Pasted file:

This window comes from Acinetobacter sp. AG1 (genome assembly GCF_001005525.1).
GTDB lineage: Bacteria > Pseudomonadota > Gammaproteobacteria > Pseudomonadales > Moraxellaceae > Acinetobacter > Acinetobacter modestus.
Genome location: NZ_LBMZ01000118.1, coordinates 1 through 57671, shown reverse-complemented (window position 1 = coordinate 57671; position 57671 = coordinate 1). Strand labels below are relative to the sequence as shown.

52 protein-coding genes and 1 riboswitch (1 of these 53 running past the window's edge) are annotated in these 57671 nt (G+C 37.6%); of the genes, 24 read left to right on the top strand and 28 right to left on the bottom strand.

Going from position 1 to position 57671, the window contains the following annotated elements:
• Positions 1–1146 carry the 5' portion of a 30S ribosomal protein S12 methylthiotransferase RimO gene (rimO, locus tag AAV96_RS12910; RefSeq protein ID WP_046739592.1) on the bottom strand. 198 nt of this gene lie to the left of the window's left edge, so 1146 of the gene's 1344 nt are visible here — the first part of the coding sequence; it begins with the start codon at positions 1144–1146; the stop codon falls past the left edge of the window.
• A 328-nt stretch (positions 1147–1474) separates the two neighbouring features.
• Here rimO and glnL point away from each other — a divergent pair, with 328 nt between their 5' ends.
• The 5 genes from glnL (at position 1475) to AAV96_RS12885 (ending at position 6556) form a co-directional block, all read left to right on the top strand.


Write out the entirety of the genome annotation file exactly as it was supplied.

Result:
This window comes from Acinetobacter sp. AG1 (genome assembly GCF_001005525.1).
GTDB lineage: Bacteria > Pseudomonadota > Gammaproteobacteria > Pseudomonadales > Moraxellaceae > Acinetobacter > Acinetobacter modestus.
Genome location: NZ_LBMZ01000118.1, coordinates 1 through 57671, shown reverse-complemented (window position 1 = coordinate 57671; position 57671 = coordinate 1). Strand labels below are relative to the sequence as shown.

52 protein-coding genes and 1 riboswitch (1 of these 53 running past the window's edge) are annotated in these 57671 nt (G+C 37.6%); of the genes, 24 read left to right on the top strand and 28 right to left on the bottom strand.

Going from position 1 to position 57671, the window contains the following annotated elements:
• Positions 1–1146 carry the 5' portion of a 30S ribosomal protein S12 methylthiotransferase RimO gene (rimO, locus tag AAV96_RS12910; RefSeq protein ID WP_046739592.1) on the bottom strand. 198 nt of this gene lie to the left of the window's left edge, so 1146 of the gene's 1344 nt are visible here — the first part of the coding sequence; it begins with the start codon at positions 1144–1146; the stop codon falls past the left edge of the window.
• A 328-nt stretch (positions 1147–1474) separates the two neighbouring features.
• Here rimO and glnL point away from each other — a divergent pair, with 328 nt between their 5' ends.
• The 5 genes from glnL (at position 1475) to AAV96_RS12885 (ending at position 6556) form a co-directional block, all read left to right on the top strand.